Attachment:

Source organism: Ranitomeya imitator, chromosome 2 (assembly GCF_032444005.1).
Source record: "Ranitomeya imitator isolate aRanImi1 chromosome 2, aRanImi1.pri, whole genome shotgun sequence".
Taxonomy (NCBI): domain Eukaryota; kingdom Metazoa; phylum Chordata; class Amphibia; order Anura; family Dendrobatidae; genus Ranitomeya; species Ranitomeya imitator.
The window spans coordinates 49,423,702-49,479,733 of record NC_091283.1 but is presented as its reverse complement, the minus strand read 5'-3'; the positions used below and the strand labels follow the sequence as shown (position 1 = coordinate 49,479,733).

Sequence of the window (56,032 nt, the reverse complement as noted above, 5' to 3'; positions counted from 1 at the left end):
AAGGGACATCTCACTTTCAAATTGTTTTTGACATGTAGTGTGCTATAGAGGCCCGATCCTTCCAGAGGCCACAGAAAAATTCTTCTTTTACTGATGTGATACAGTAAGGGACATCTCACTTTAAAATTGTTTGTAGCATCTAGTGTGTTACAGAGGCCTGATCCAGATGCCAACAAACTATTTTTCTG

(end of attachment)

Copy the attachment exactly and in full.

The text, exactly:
Source organism: Ranitomeya imitator, chromosome 2 (assembly GCF_032444005.1).
Source record: "Ranitomeya imitator isolate aRanImi1 chromosome 2, aRanImi1.pri, whole genome shotgun sequence".
Taxonomy (NCBI): domain Eukaryota; kingdom Metazoa; phylum Chordata; class Amphibia; order Anura; family Dendrobatidae; genus Ranitomeya; species Ranitomeya imitator.
The window spans coordinates 49,423,702-49,479,733 of record NC_091283.1 but is presented as its reverse complement, the minus strand read 5'-3'; the positions used below and the strand labels follow the sequence as shown (position 1 = coordinate 49,479,733).

Sequence of the window (56,032 nt, the reverse complement as noted above, 5' to 3'; positions counted from 1 at the left end):
AAGGGACATCTCACTTTCAAATTGTTTTTGACATGTAGTGTGCTATAGAGGCCCGATCCTTCCAGAGGCCACAGAAAAATTCTTCTTTTACTGATGTGATACAGTAAGGGACATCTCACTTTAAAATTGTTTGTAGCATCTAGTGTGTTACAGAGGCCTGATCCAGATGCCAACAAACTATTTTTCTG